When we unleash the police with no accountability, we do more harm than good. Police misconduct disconnects the police from the community. The residents no longer view the police as potential allies and neither provide tips nor report crimes. This silence leads to the rise of more violence and the impeding of justice, leaving all our communities unsafe.
To break this cycle and stem the violence, we need to gain an awareness of ourselves and our place in the world. We have to gain self-confidence to get the will to tackle our structural problems.
It is not a question of acquiring skills—our nationals run the plants on behalf of the multinationals. Only as we prioritise our interests will we ensure that our institutions and politicians serve us. It is the route to a society that values its citizens in a manner that ensures their well-being.
Are we willing to take the required medicine? Or will we continue to ramajay and not move an inch toward a safe and prosperous society?
A very interesting and informative article with more questions than answers. I am in agreement with a lot of the points raised. However I am yet to understand what is the metaphorical Buckley’s in this case
From my limited understanding of history, part of the crime problem which pervades port of Spain and environs is due to several factors one of which is the scenario of children making children without proper ability to provide the requisite guidance that these future adults need. How do we provide those children with hope in education and the hope that they can come out of the ” ghetto” when crime is all they see and any flame of hope to walk the righteous part is quickly extinguished by a community leader who sees the child as a potential soldier in his army to help enrich him? Will the community leader see a potential doctor in the midst and provide them with the necessary tools to bring that potential to reality? We could argue about it not being his job, but it’s also not his job to take advantage of misguided youth either! But he does it anyway.
The question of wealth trickling down is a difficult one to answer . Will direct payment of lumpsums to poor families better their circumstances in the long term? Or will it just be a short term fix? Isn’t it better to encourage a better mindset among the young people? I have seen people born in humble circumstances be able to improve the lives of themselves and their families through education coupled with an ambitious mindset which improved the circumstances of a generation. The acquisition of a decent home and the ability to support one’s family is no longer seen as a goal, but is replaced by images of people leading luxurious lifestyles and needless comparisons. We seem to ignore that some people are the beneficiaries of getting ” head starts” from their parents/ grandparents and foolishly gauge our success to theirs, when time should be better spent recognizing our progress and keeping going until each coming generation leads an improved quality of life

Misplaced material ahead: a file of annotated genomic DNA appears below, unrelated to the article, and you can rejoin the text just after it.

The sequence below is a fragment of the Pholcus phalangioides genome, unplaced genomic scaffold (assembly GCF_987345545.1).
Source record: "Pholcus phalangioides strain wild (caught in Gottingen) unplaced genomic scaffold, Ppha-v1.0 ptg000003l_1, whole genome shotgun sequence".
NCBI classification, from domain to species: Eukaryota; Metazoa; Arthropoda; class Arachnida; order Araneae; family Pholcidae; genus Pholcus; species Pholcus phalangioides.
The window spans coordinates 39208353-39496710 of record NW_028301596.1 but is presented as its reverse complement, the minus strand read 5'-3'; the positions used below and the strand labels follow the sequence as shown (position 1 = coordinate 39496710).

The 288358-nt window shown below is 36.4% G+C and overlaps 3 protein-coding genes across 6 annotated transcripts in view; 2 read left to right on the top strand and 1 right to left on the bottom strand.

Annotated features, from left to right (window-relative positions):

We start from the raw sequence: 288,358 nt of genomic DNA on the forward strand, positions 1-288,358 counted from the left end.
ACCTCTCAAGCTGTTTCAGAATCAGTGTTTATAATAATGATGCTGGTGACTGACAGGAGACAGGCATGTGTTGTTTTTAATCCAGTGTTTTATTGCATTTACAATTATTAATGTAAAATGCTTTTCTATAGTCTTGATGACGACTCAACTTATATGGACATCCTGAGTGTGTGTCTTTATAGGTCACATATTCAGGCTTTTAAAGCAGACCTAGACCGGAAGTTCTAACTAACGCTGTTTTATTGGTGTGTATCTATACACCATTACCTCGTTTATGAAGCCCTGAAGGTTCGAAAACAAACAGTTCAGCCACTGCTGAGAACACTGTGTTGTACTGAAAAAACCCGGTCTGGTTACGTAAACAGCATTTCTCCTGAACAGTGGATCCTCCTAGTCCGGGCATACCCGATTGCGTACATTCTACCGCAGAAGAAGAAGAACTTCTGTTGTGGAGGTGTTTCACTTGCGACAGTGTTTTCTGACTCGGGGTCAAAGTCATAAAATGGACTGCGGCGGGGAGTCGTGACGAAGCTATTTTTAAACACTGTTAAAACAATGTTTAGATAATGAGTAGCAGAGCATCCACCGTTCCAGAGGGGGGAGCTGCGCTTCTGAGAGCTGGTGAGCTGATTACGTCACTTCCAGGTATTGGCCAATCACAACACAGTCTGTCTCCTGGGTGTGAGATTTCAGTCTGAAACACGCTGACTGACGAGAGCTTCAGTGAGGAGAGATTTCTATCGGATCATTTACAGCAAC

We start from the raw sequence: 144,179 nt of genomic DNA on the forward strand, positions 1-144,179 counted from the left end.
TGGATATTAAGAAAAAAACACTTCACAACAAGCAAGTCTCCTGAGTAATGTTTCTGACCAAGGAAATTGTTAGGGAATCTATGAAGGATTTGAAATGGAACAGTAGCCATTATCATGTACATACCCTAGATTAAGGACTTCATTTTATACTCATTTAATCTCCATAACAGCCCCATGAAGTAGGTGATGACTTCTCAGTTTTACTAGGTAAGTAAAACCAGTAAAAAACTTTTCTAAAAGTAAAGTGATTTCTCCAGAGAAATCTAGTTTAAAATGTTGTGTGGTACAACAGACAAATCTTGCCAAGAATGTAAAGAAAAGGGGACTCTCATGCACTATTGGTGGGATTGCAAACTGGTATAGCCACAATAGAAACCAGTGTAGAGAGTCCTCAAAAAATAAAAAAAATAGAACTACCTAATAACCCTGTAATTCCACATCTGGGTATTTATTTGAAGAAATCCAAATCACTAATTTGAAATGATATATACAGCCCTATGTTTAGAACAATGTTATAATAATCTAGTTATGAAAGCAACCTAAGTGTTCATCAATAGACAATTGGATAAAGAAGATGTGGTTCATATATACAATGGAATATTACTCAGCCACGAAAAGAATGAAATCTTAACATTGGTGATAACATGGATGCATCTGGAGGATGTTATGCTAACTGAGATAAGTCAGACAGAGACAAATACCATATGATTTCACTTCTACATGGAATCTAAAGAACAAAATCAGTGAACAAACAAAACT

We have to stop the glorification and thereby reduce the attraction to the criminal lifestyle.Andvfrom someone who has been at the ground level and often interact with young people it is easy to see the recipe for people turning to crime. Changing the mindset is of paramount importance toward alleviating our crime problem.
One of the biggest ways I think wealth trickling down indirectly is government subsidized housing. Unfortunately some recipients of such transfer their behavior to these areas and success in creating a new ” ghetto” with modern infrastructure!
Hope is needed among the young. Unfortunately as soon as a pep talk is given by a potential role model the area role.model will tell the youth ” doh study he”. Guess who has greater influence? If you gessed the guy with the girls, guns ,weed and Hennessy go to the head of the class!
I sincerely believe there are a lot more opportunities now( at least in central for sure) than ever before in this country. Guidance however is falling short